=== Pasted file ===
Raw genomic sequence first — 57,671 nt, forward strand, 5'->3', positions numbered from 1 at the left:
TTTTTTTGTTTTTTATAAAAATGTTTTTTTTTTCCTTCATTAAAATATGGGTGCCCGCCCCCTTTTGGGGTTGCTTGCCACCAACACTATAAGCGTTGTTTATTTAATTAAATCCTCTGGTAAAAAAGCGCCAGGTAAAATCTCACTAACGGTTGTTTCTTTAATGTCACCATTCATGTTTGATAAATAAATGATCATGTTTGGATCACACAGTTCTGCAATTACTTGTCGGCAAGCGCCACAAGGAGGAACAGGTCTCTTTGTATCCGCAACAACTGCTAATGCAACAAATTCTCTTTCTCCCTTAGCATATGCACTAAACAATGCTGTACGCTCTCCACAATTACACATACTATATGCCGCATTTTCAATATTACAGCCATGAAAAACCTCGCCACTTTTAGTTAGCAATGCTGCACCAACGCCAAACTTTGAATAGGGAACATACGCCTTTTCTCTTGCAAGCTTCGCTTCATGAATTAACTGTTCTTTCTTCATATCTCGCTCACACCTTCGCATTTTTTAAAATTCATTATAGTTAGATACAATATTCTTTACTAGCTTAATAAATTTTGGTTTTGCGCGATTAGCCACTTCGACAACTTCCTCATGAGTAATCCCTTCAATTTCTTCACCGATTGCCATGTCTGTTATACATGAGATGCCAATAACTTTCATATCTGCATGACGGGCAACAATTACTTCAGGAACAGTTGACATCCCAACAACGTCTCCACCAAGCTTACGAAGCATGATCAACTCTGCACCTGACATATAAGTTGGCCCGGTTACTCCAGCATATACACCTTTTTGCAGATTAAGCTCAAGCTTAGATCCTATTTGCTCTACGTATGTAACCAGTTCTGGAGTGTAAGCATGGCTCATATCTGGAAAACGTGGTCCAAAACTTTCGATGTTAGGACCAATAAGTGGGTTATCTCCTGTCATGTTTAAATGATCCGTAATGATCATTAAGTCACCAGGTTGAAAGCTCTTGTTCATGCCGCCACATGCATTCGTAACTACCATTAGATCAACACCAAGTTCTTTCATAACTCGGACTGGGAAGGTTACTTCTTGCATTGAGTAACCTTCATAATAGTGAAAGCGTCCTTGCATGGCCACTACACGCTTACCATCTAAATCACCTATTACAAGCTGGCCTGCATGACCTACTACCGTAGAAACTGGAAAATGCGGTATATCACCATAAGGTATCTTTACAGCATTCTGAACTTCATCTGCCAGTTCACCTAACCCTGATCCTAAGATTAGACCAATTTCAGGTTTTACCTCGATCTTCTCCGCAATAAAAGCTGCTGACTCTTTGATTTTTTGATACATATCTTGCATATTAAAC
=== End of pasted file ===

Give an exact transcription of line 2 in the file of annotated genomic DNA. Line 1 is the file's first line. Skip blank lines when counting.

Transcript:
TTTTTTTGTTTTTTATAAAAATGTTTTTTTTTTCCTTCATTAAAATATGGGTGCCCGCCCCCTTTTGGGGTTGCTTGCCACCAACACTATAAGCGTTGTTTATTTAATTAAATCCTCTGGTAAAAAAGCGCCAGGTAAAATCTCACTAACGGTTGTTTCTTTAATGTCACCATTCATGTTTGATAAATAAATGATCATGTTTGGATCACACAGTTCTGCAATTACTTGTCGGCAAGCGCCACAAGGAGGAACAGGTCTCTTTGTATCCGCAACAACTGCTAATGCAACAAATTCTCTTTCTCCCTTAGCATATGCACTAAACAATGCTGTACGCTCTCCACAATTACACATACTATATGCCGCATTTTCAATATTACAGCCATGAAAAACCTCGCCACTTTTAGTTAGCAATGCTGCACCAACGCCAAACTTTGAATAGGGAACATACGCCTTTTCTCTTGCAAGCTTCGCTTCATGAATTAACTGTTCTTTCTTCATATCTCGCTCACACCTTCGCATTTTTTAAAATTCATTATAGTTAGATACAATATTCTTTACTAGCTTAATAAATTTTGGTTTTGCGCGATTAGCCACTTCGACAACTTCCTCATGAGTAATCCCTTCAATTTCTTCACCGATTGCCATGTCTGTTATACATGAGATGCCAATAACTTTCATATCTGCATGACGGGCAACAATTACTTCAGGAACAGTTGACATCCCAACAACGTCTCCACCAAGCTTACGAAGCATGATCAACTCTGCACCTGACATATAAGTTGGCCCGGTTACTCCAGCATATACACCTTTTTGCAGATTAAGCTCAAGCTTAGATCCTATTTGCTCTACGTATGTAACCAGTTCTGGAGTGTAAGCATGGCTCATATCTGGAAAACGTGGTCCAAAACTTTCGATGTTAGGACCAATAAGTGGGTTATCTCCTGTCATGTTTAAATGATCCGTAATGATCATTAAGTCACCAGGTTGAAAGCTCTTGTTCATGCCGCCACATGCATTCGTAACTACCATTAGATCAACACCAAGTTCTTTCATAACTCGGACTGGGAAGGTTACTTCTTGCATTGAGTAACCTTCATAATAGTGAAAGCGTCCTTGCATGGCCACTACACGCTTACCATCTAAATCACCTATTACAAGCTGGCCTGCATGACCTACTACCGTAGAAACTGGAAAATGCGGTATATCACCATAAGGTATCTTTACAGCATTCTGAACTTCATCTGCCAGTTCACCTAACCCTGATCCTAAGATTAGACCAATTTCAGGTTTTACCTCGATCTTCTCCGCAATAAAAGCTGCTGACTCTTTGATTTTTTGATACATATCTTGCATATTAAAC